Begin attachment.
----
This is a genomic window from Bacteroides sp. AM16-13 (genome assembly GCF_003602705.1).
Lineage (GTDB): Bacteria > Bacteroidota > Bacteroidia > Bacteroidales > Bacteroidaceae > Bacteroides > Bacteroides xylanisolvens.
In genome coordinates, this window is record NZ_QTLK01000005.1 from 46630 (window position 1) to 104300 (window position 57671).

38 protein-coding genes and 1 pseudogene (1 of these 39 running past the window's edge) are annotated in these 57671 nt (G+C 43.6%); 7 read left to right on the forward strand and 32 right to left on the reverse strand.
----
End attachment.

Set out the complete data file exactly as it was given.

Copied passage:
This is a genomic window from Bacteroides sp. AM16-13 (genome assembly GCF_003602705.1).
Lineage (GTDB): Bacteria > Bacteroidota > Bacteroidia > Bacteroidales > Bacteroidaceae > Bacteroides > Bacteroides xylanisolvens.
In genome coordinates, this window is record NZ_QTLK01000005.1 from 46630 (window position 1) to 104300 (window position 57671).

38 protein-coding genes and 1 pseudogene (1 of these 39 running past the window's edge) are annotated in these 57671 nt (G+C 43.6%); 7 read left to right on the forward strand and 32 right to left on the reverse strand.